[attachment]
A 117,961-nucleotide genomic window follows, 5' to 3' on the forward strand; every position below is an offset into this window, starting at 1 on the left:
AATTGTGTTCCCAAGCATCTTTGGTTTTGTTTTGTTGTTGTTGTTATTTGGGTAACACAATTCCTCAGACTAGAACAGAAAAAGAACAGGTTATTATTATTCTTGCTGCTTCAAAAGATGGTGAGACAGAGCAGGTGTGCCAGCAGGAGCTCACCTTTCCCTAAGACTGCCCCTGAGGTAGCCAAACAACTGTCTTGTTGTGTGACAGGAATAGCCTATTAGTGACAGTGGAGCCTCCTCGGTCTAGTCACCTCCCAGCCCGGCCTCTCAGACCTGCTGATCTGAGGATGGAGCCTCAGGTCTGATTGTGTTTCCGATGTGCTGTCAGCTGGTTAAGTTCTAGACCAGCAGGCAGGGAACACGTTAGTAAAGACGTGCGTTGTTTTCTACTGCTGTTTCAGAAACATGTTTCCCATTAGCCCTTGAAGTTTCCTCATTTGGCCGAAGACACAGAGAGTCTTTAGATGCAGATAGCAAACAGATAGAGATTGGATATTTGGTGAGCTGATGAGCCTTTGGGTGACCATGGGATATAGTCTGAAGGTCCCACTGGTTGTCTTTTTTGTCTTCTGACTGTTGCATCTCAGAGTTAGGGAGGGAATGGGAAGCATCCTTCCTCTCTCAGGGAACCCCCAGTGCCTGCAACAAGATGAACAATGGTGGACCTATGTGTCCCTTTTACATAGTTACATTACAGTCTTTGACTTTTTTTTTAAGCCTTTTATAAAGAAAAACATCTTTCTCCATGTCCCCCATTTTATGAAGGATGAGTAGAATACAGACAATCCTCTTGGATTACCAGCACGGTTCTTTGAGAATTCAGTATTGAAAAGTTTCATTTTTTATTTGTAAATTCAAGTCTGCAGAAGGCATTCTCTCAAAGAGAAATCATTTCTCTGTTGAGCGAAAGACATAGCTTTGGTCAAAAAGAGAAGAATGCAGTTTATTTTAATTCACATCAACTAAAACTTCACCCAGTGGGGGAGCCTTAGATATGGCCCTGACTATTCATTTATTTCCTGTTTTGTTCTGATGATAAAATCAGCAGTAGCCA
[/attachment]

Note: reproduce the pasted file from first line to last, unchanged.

A 117,961-nucleotide genomic window follows, 5' to 3' on the forward strand; every position below is an offset into this window, starting at 1 on the left:
AATTGTGTTCCCAAGCATCTTTGGTTTTGTTTTGTTGTTGTTGTTATTTGGGTAACACAATTCCTCAGACTAGAACAGAAAAAGAACAGGTTATTATTATTCTTGCTGCTTCAAAAGATGGTGAGACAGAGCAGGTGTGCCAGCAGGAGCTCACCTTTCCCTAAGACTGCCCCTGAGGTAGCCAAACAACTGTCTTGTTGTGTGACAGGAATAGCCTATTAGTGACAGTGGAGCCTCCTCGGTCTAGTCACCTCCCAGCCCGGCCTCTCAGACCTGCTGATCTGAGGATGGAGCCTCAGGTCTGATTGTGTTTCCGATGTGCTGTCAGCTGGTTAAGTTCTAGACCAGCAGGCAGGGAACACGTTAGTAAAGACGTGCGTTGTTTTCTACTGCTGTTTCAGAAACATGTTTCCCATTAGCCCTTGAAGTTTCCTCATTTGGCCGAAGACACAGAGAGTCTTTAGATGCAGATAGCAAACAGATAGAGATTGGATATTTGGTGAGCTGATGAGCCTTTGGGTGACCATGGGATATAGTCTGAAGGTCCCACTGGTTGTCTTTTTTGTCTTCTGACTGTTGCATCTCAGAGTTAGGGAGGGAATGGGAAGCATCCTTCCTCTCTCAGGGAACCCCCAGTGCCTGCAACAAGATGAACAATGGTGGACCTATGTGTCCCTTTTACATAGTTACATTACAGTCTTTGACTTTTTTTTTAAGCCTTTTATAAAGAAAAACATCTTTCTCCATGTCCCCCATTTTATGAAGGATGAGTAGAATACAGACAATCCTCTTGGATTACCAGCACGGTTCTTTGAGAATTCAGTATTGAAAAGTTTCATTTTTTATTTGTAAATTCAAGTCTGCAGAAGGCATTCTCTCAAAGAGAAATCATTTCTCTGTTGAGCGAAAGACATAGCTTTGGTCAAAAAGAGAAGAATGCAGTTTATTTTAATTCACATCAACTAAAACTTCACCCAGTGGGGGAGCCTTAGATATGGCCCTGACTATTCATTTATTTCCTGTTTTGTTCTGATGATAAAATCAGCAGTAGCCA